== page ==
Assembler

The assembler is a tool to merge mdoc/monodocer output into three files. Since mdoc and monodocer produces tons of output files this is very unhandy to redistribute. Additionally, the documentation can not be shown in monodoc by just clicking it's icon you have to type monodoc mydocs-folder into your console. The assembler can be invoked by using mdoc-assemble or (for older Mono versions) with the mdassembler command.

Usage

Note: This example assumes you already have a documentation generated from monodcer in the mydocs-folder

mdoc assemble -o mydocs-lib mydocs-folder
# or
mdassembler --ecma mydocs-folder -o mydocs-lib

This command will create a mydocs-lib.tree and mydocs-lib.zip file in your mydocs-folder. Where mydocs-folder is the folder containing your mdoc output and mydocs-lib is the name of your library, which can be chosen at will.

After that a .sources file must be created with the same name as the .tree and .zip files. The .sources file is a simple text file containing the following code of xml:

<?xml version="1.0"?>
 <monodoc>
  <node label="My Library Documentation" name="mydocs-lib" parent="libraries"/>
  <source provider="ecma" basefile="mydocs-lib" path="mydocs-lib"/>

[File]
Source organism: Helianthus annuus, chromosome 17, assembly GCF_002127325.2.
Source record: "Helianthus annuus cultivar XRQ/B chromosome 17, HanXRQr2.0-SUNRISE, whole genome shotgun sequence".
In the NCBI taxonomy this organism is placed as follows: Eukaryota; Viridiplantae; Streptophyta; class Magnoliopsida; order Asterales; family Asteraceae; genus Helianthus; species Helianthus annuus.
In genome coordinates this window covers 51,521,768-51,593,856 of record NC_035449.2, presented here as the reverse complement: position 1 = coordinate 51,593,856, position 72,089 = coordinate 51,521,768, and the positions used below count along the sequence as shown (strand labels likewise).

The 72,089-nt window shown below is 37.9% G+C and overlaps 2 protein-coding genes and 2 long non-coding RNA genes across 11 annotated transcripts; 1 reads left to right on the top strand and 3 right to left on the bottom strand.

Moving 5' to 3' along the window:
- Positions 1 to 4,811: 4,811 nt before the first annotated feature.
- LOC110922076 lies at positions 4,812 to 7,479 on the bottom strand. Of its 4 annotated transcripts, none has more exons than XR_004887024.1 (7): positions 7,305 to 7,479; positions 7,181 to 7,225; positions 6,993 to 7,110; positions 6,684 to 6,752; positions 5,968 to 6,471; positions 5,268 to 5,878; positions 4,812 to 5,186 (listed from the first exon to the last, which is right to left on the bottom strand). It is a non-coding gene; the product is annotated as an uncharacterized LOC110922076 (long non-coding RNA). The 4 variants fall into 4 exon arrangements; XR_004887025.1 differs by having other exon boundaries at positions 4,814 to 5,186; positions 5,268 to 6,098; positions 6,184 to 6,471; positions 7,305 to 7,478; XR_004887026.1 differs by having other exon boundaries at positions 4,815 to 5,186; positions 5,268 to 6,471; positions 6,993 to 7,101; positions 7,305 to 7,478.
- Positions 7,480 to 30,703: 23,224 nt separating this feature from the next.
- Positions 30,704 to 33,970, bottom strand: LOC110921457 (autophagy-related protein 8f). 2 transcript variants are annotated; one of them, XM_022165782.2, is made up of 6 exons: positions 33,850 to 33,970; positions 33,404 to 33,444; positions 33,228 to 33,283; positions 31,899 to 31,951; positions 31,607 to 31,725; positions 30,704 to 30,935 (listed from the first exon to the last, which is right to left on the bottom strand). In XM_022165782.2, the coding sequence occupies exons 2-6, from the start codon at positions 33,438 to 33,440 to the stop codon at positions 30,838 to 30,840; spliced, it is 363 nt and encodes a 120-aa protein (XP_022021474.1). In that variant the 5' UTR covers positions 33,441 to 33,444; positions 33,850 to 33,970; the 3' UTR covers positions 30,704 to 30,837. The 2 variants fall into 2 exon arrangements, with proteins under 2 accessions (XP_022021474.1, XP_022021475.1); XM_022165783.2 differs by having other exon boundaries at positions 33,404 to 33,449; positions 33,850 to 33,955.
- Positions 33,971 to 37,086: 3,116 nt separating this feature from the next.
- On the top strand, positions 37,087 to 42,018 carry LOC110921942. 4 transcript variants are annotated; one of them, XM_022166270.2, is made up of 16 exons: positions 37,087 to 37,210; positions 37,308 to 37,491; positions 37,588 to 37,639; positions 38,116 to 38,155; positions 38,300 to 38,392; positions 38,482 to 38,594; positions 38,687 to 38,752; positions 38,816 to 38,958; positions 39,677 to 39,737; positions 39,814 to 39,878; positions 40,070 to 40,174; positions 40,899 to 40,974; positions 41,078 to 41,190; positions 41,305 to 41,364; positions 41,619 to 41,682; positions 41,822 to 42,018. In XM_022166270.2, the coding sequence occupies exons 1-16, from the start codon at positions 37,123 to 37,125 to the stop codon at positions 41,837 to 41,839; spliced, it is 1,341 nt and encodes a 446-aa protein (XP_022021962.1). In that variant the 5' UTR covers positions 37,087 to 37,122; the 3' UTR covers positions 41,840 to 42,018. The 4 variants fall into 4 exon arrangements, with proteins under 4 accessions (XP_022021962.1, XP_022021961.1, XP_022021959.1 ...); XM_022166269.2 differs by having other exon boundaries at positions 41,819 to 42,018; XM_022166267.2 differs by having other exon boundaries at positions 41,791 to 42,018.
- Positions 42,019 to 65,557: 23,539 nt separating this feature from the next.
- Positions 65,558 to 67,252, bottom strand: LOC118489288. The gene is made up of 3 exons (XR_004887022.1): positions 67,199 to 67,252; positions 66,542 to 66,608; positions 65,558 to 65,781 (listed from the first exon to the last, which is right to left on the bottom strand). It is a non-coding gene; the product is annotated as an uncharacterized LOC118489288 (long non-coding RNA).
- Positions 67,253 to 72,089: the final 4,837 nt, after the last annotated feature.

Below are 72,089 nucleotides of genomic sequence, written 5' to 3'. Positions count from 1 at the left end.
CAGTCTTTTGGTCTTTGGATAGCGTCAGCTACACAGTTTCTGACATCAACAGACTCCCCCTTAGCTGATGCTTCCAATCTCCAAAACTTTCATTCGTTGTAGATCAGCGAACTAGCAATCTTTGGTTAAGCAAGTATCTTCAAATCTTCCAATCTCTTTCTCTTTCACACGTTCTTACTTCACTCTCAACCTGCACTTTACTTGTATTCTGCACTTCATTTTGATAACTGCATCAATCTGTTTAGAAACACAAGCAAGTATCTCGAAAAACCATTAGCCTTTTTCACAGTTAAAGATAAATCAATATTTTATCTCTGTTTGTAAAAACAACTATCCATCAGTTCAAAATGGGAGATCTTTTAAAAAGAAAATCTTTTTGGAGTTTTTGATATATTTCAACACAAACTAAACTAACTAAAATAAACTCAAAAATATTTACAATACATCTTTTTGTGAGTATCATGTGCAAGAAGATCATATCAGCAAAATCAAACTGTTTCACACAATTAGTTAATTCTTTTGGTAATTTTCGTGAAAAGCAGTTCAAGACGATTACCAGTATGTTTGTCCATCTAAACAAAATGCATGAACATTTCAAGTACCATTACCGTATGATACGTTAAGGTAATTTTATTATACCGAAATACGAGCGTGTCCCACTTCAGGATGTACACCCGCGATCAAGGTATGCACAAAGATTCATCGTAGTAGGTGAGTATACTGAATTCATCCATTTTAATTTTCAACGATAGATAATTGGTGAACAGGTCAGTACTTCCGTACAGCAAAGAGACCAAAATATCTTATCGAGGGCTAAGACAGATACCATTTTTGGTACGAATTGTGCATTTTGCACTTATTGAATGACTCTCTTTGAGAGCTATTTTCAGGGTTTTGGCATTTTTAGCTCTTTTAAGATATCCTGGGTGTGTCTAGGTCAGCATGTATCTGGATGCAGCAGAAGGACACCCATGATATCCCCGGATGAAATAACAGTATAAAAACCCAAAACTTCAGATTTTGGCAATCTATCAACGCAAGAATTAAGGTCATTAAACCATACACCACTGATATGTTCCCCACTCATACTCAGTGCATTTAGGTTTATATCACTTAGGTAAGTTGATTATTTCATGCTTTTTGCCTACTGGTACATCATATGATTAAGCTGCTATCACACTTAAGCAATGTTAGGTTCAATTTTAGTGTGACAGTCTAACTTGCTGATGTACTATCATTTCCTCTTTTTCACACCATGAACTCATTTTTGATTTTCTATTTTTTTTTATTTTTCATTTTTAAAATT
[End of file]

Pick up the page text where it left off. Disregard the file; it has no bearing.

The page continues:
</monodoc>

The /monodoc/node element tells the browser where in the documentation tree the documentation should be shown. See Generating_Documentation#Assemble_the_generated_Documentation for more information.

The /monodoc/source/@provider attribute tells the browser which kind of documentation is showing. When editing library documentation it should always be ecma (writing other types of documentation, like man pages, tutorial, etc. means changing that provider attribute).

The /monodoc/source/@basefile attribute tells the browser where to find that documentation; it is the name of your .zip and .tree files.

The /monodoc/source/@path attribute is a tag that lets the browser group the different documentation sources in sections (showed in the tree view). If we make two different set of documentations (from two different libraries we have written) they could be grouped together as long as we use the same path. This is, for example, the way used to group the GtkSourceView and Gtk-Sharp documentation together. You can look for more examples in the sources directory of monodoc.

Note: Monodoc supports multiple <source>-elements in case you want more than one .tree and .zip file appear under the same node in your monodoc browser.

The next step is to move the generated documentation files (sources, zip and tree) to the sources directory of monodoc. That directory can be found with one of the following commands:

pkg-config monodoc --variable=sourcesdir
monodoc --get-sourcesdir #(deprecated)

You can start Monodoc and a new item named My Library Documentation will be shown. You can now navigate or edit it.